|Publication number||US4219333 A|
|Application number||US 05/922,441|
|Publication date||Aug 26, 1980|
|Filing date||Jul 3, 1978|
|Priority date||Jul 3, 1978|
|Also published as||CA1119915A, CA1119915A1|
|Publication number||05922441, 922441, US 4219333 A, US 4219333A, US-A-4219333, US4219333 A, US4219333A|
|Inventors||Robert D. Harris|
|Original Assignee||Harris Robert D|
|Export Citation||BiBTeX, EndNote, RefMan|
|Patent Citations (5), Non-Patent Citations (1), Referenced by (152), Classifications (18), Legal Events (3)|
|External Links: USPTO, USPTO Assignment, Espacenet|
This invention relates to carbonated cleaning solutions. More particularly, this invention relates to carbonated cleaning solutions having the ability to penetrate textile fibers and dissolve and/or lift both inorganic and organic materials from the fibers.
There are myriad types of cleaning solutions on the market for cleaning textile fibers such as carpets. Various processes such as dry cleaning, steam cleaning and shampooing take advantage of different types and kinds of cleaning solutions. Volatile petroleum based hydrocarbons are used in dry cleaning processes. Steam cleaning and shampooing may utilize one or more of the many soaps and synthetic detergents in an aqueous solution. Detergents may be classified as regular, industrial or high strength and are categorized as cationic, anionic or nonionic.
Each type of cleaning solution is formulated to loosen and disperse the soil from the textile fibers either physically or by chemical reaction. The soil can then be solubilized or suspended in such a manner that it can be removed from the fibers being cleaned.
Typically, soils refer to both organic and inorganic matter that comes in contact with the fibers and adheres thereto. Dirt particles, greases, oils, foods, cosmetics and paints are representative of the materials hereinafter referred to as "soils" that work their way onto and into various textile fibers.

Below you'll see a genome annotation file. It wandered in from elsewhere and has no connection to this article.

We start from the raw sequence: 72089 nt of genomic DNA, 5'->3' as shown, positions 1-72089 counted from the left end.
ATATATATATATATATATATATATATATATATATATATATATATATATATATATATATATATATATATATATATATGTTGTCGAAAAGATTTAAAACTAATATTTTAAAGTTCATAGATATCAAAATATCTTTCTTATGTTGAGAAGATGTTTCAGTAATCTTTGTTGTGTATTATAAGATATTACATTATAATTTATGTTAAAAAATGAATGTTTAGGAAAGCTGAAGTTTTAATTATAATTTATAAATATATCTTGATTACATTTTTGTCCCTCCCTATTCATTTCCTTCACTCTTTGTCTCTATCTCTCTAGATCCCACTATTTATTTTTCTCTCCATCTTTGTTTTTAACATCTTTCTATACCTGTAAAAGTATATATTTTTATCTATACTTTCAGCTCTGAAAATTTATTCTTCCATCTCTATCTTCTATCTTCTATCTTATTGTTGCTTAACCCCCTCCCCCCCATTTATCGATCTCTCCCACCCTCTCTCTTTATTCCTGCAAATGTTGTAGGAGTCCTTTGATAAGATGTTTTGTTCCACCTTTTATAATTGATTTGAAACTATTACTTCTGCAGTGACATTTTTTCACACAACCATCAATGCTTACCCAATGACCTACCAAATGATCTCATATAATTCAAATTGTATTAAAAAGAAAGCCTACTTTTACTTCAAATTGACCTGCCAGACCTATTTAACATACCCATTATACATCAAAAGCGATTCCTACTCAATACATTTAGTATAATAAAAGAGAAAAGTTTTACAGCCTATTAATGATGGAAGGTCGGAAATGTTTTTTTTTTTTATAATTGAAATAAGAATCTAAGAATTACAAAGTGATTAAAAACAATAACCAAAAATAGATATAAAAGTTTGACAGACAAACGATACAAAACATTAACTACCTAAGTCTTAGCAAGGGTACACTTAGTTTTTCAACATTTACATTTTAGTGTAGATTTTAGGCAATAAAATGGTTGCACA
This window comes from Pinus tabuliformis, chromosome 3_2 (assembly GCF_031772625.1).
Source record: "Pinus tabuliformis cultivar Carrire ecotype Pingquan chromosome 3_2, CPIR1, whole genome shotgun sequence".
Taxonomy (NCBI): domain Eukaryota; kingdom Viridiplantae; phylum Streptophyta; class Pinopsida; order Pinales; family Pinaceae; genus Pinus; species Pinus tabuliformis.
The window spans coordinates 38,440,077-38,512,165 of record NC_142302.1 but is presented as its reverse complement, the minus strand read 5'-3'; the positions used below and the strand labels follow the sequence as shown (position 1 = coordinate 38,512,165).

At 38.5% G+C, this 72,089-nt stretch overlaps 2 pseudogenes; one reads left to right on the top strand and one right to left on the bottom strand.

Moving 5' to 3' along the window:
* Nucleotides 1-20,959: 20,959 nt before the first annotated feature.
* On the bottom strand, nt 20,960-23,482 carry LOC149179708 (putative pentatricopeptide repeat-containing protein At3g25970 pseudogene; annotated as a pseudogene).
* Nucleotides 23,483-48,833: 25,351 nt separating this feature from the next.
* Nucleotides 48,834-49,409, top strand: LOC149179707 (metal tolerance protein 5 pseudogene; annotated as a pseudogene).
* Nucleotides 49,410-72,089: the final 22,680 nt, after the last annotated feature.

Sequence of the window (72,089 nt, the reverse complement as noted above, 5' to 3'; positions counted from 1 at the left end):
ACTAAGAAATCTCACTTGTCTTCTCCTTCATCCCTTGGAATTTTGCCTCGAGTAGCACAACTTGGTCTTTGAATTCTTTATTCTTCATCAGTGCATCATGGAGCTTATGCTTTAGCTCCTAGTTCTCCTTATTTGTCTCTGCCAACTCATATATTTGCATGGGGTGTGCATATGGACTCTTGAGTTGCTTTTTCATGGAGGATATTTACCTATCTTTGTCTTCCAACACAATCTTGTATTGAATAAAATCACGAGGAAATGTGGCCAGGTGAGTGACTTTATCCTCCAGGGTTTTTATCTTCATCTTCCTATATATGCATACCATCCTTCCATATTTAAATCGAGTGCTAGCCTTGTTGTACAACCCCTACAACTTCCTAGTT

Various types of fibers are used in making carpets. Wool is by far the most prevalent natural material used although a certain amount of cotton is also employed in washable carpet materials. Synthetic fibers may be made of a variety of different chemicals. Polyamide fibers such as the nylons are commonly used as are polyesters.
Some types of fibers are more absorbent to one particular type of soil than another. Soils in the form of particulate matter lodge at the base of the carpet, for example, and are very difficult to remove as by vacuuming or treatment with a cleaning solution. These particules are a cause of excessive carpet wear since they tend to damage fibers when pressure is placed between the particle and the fiber as by someone walking over a carpet or by a piece of furniture placed on the carpet. Other soils such as oils and fats adhere to the fibers and work their way between fiber strands. Other types of soils are absorbed by such fats and oils causing the carpets to stain or look dirty.
One of the basic drawbacks to many cleaning compositions is that, while apparently loosening and dispersing the soil, they fail to pick up and retain the soil and it is redeposited as the cleaning solution is removed from the surface being cleaned. It is also difficult to remove all of the detergent from the fiber surface such as in carpets, even when rinsing with large amounts of water or steam. As a result the carpet fibers become tacky from the film of detergent on them. This attracts and retains soil so the net effect is a cleaned carpet that will soil more easily after a cleaning than prior thereto.